|•||While not useful in predicting future inflation, the slope of the yield curve is useful in predicting changes in interest rates.|
|•||Commodity prices (i.e., gold and oil) do not appear to contribute any additional information to that contained in the other variables included in the analysis.|
|•||Base growth is useful in forecasting interest rates.|
|•||Excess base growth is useful in forecasting interest rates and inflation, and vice versa.|
The result of a model that combines financial prices, base growth, and excess base growth does quite well in explaining the inflation rate and changes in the three-month T-bill (Figures 5.2 and 5.3). Given that the empirical specification of the model uses only quarterly values of financial prices and that monetary aggregates lagged from one to five quarters, the estimated equation may be used to forecast one step ahead (i.e., one quarter) changes in interest rates and inflation. For the sample considered, the model correctly forecasts the direction of change in interest rates approximately 75 percent of the time. The projections for 1989 are equally encouraging. 11
During the first quarter of 1989, the three-month T-bill rose 75 basis points. The model projected a 30 basis point rise. In the second quarter the model projected a 116 basis point decline. The three-month T-bill declined 67 basis points. For the third quarter, the model projects a 96 basis point decline. As of September 1, the three-month T-bill had declined 29 basis points.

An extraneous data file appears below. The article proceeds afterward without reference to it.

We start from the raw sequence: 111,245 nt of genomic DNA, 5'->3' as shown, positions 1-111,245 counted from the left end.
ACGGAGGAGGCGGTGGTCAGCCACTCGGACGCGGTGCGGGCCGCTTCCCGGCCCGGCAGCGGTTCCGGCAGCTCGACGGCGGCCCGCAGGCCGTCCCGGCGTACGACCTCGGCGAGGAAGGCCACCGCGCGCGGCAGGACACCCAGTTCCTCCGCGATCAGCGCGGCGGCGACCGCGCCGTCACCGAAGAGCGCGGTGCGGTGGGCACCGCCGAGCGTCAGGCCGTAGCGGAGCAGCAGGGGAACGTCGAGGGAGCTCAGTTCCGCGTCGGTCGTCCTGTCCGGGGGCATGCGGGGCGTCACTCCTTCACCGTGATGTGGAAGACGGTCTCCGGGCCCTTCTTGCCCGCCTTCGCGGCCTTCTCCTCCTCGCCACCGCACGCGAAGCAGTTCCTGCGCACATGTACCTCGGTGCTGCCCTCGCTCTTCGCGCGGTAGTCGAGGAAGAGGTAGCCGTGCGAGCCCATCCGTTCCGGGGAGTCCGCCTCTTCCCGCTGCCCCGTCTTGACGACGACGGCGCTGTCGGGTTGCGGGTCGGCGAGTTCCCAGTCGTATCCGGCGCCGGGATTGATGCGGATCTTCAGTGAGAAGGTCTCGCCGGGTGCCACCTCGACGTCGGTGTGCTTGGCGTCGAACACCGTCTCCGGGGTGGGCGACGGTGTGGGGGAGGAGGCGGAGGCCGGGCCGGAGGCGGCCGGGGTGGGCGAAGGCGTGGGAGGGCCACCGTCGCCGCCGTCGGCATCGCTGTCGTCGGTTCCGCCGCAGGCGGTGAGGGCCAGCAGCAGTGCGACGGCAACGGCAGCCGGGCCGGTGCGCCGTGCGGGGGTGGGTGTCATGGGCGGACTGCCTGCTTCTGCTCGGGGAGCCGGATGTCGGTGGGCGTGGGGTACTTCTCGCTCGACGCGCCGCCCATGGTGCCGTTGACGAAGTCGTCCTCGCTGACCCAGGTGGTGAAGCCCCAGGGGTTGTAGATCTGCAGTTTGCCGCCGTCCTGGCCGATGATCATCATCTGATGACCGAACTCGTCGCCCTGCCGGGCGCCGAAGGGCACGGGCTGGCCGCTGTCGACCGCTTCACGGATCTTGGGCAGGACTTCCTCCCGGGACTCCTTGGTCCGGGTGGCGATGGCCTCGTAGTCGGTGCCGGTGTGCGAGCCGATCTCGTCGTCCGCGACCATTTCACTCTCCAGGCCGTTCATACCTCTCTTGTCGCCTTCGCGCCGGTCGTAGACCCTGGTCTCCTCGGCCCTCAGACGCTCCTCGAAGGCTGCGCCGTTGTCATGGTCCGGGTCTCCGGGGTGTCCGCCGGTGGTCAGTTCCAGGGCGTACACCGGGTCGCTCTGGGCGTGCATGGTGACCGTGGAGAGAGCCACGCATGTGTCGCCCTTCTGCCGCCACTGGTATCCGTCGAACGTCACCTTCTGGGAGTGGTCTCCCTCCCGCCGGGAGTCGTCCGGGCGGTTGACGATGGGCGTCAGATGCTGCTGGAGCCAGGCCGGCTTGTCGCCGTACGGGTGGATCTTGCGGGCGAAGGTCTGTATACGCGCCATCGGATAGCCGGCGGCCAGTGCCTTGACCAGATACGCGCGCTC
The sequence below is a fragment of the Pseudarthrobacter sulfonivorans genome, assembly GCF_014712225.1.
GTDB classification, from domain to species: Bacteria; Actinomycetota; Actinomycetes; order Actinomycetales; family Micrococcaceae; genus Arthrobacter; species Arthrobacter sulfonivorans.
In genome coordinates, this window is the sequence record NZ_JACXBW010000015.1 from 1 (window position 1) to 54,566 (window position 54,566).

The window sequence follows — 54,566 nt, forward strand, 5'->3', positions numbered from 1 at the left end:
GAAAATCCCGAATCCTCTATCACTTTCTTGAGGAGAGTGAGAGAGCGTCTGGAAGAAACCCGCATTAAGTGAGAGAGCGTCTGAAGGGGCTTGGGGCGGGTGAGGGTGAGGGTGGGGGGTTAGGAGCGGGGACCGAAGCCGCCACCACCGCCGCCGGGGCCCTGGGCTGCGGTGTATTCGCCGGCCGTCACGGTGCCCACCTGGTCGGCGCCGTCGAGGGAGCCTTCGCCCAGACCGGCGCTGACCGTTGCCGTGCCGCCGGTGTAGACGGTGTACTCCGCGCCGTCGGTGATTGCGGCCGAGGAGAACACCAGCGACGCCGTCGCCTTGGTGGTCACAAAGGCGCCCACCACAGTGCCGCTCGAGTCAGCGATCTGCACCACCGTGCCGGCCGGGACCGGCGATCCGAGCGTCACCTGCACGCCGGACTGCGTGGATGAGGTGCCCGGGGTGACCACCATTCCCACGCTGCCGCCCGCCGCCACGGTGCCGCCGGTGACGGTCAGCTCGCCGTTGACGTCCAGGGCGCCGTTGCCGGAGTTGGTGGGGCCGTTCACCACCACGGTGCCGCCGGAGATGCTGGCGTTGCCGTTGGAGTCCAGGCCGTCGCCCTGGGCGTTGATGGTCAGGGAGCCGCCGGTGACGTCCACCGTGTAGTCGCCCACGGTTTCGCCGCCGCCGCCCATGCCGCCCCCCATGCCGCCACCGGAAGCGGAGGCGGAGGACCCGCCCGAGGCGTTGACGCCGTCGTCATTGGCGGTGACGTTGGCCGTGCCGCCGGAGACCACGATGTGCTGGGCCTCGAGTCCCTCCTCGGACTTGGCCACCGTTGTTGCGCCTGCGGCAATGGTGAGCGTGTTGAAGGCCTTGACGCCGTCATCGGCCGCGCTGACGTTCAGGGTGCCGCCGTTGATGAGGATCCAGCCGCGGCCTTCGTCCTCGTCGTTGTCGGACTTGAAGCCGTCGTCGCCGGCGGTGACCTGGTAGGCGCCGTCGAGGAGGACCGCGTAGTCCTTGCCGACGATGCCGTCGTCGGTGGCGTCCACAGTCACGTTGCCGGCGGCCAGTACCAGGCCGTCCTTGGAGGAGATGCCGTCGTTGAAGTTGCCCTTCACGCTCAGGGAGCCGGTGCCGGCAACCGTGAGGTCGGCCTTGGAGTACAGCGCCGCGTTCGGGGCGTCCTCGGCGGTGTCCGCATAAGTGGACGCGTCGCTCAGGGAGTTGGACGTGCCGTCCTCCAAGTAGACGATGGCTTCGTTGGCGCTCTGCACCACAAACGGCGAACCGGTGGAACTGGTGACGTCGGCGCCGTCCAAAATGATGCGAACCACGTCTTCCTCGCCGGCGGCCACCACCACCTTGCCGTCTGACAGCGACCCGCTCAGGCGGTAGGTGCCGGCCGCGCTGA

The inflation forecasts are just as encouraging. During the first and second quarters, the model projected a 5.7 percent inflation rate which was close to the realized inflation rate. For the third quarter the model projects a decline in the inflation rate to 4.5 percent.
The formulation of the empirical analysis assumes that expectations regarding the different endogenous variables are formed rationally in the sense that, given the current available information, participants in each market use the structure of the economy to form optimal forecasts. Furthermore, actions based on these forecasts do, in fact, generate the economic structure. Our approach to estimating the relationship is to estimate a vector autoregression model of the series in question. The vector autoregression technique is based on the work of Sims and consists of a system of equations, one for each of the variables included in the analysis. 12
Each of the equations contains the same set of explanatory variables. Originally, the empirical investigation included real GNP growth, the budget deficit as a percent of GNP, the three-month T-bill, the slope of the yield curve, the inflation rate, the foreign exchange value of the dollar, the S&P 500, the price of oil, the price of gold, M1, and base and excess base growth. Variables that did not